Agency and Distribution Agreements

Check the local laws

Before entering into an agreement with an agent or distributor overseas, you need to do some research on the law in the territory where he or she is based. In some countries, for example, there are rules that require agency agreements to be registered with a Government department or that stipulate only nationals of the country can become an agent of a foreign supplier.

So, before signing anything, get some local legal advice early on to cover:

  • Who is entitled to act as an Agent? – is this confined to a national or company owned by nationals of the State or can a foreigner act as your agent?
  • What are the basic legal rights of the Agent and the Principal?
  • What are the rules concerning termination of the Agency?
  • Are there any registration procedures?
  • Does the law distinguish between agents and distributors? In Europe, the rules only apply to agents but in some countries of the Middle East, the distinction is blurred and a distributor might have the same termination rights as an agent.

You might think that the issues mentioned above can be avoided if you say English law will govern the agreement with your agent. Unfortunately, it is not so simple and the local courts or even the legislation may take a different view.

Remember this…

Be sure to spell out all the key requirements in your agreement – territory, products, commission, initial period, targets, termination rights and much more. Don’t ever omit any important matters in the hope they will sort themselves out later.

Contract Templates

Included in Exporting Made Easy – the book are some template agreements, which you can also order individually for download from

How to Choose an Agent for Export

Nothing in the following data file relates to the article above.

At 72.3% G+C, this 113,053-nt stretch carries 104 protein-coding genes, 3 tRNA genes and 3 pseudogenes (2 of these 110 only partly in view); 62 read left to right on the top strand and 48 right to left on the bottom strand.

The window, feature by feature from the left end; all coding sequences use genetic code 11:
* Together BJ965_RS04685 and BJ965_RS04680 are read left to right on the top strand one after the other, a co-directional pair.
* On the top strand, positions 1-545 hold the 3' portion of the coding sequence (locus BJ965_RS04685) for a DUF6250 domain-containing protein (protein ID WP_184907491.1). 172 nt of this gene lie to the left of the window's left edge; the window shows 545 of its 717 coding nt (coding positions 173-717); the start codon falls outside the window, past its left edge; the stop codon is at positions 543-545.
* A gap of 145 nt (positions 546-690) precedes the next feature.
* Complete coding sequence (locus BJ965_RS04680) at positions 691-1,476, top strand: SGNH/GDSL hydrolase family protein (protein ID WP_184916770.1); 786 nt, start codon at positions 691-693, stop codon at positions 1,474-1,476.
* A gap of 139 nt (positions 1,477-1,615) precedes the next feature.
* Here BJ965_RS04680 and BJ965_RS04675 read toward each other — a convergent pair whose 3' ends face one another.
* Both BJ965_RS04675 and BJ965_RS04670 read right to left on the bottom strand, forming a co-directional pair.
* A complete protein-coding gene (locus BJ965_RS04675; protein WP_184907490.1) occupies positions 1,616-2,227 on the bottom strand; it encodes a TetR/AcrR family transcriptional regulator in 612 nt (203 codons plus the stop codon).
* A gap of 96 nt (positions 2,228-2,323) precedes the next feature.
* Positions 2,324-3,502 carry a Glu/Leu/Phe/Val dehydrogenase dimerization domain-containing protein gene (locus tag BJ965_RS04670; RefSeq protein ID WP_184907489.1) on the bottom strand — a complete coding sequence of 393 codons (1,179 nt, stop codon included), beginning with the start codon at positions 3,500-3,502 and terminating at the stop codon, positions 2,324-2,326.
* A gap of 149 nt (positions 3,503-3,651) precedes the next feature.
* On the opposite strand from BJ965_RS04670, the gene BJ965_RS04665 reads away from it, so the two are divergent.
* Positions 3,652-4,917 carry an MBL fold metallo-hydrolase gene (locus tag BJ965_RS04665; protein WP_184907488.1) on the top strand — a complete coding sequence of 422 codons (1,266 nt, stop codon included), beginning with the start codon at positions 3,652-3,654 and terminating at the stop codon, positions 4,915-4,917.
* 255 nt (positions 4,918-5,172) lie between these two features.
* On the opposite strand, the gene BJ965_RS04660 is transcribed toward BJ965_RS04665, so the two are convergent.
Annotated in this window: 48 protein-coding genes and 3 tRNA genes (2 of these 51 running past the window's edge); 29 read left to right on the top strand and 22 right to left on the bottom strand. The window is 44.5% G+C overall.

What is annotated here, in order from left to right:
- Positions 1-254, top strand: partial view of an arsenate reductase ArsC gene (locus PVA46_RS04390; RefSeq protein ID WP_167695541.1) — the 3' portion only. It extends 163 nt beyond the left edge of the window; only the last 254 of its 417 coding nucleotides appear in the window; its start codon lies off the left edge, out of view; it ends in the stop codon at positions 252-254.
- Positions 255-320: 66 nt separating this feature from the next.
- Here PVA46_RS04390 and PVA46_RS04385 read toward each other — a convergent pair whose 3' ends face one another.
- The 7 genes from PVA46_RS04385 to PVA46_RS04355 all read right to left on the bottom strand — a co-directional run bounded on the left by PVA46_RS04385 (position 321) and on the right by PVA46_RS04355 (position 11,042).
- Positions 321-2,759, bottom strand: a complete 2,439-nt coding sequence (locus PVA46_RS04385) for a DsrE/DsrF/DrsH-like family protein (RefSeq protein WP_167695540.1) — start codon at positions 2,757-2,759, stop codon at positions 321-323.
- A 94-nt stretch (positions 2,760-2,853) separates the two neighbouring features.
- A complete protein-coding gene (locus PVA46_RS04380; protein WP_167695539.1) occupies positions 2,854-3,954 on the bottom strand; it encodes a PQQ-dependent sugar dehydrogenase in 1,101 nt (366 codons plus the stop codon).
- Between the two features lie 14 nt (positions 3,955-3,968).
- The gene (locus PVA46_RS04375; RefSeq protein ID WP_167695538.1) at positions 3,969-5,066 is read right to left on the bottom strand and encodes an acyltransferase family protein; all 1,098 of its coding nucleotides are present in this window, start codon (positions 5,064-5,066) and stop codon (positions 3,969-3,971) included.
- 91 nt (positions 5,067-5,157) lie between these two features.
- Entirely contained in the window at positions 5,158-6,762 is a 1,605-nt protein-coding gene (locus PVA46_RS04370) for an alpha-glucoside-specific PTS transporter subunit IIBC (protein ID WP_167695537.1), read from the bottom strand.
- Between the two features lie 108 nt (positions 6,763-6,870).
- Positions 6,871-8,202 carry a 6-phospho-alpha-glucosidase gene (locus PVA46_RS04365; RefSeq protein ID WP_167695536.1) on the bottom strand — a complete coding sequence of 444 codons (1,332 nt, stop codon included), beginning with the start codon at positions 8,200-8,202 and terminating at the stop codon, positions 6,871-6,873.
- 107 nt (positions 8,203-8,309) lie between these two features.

When appointing an agent, a good starting point is to assess your view of the “ideal” agent. His or her appearance, the words they use, their behaviour; is this someone we feel we could work with?

We have asked hundreds of exporting companies to comment on the qualities they believe are important in an “Ideal” agent and their views can be summarised as follows:

  1. Loyal
  2. Well Connected
  3. Professional
  4. Knowledgeable
  5. Honest
  6. Focused
  7. Business Fit
  8. Proactive
  9. Partnership
  10. Relationship
  11. Communicator
  12. Trustworthy/truthful
  13. Well resourced
  15. Respected
  16. Realistic
  17. Presentable
  18. Solvent
  19. Shared “ethos”
  20. Good track record

But finding the right agent isn’t just about personality and skills. It also means choosing the right type of agent. Here’s a summary:

Types of Agent

  • Commission Agent

Receives a commission payment from the seller (in ••return for the introduction it provided between seller and buyer leading to the sale). This is the most common type of agent

  • Stocking Agent

Receives and holds goods as consignment stock but still ••does not have title to the goods

  • Servicing Agent

Provides a servicing/maintenance facility on behalf of the principal

Legal Definitions

  • Exclusive – the whole market is covered by one agent
  • Non Exclusive – several different agents operating in one market
  • Sole agent – an agent + key accounts. There’s one agent for the market but certain key accounts are excluded. The reasons for this could be that the principal already has close contacts with the client(s), that the buying decision is made in another country, or there are Pan-European or global prices in place for certain clients.

This article is an adapted extract from Exporting Made Easy by Simon Bedford and Giles Dixon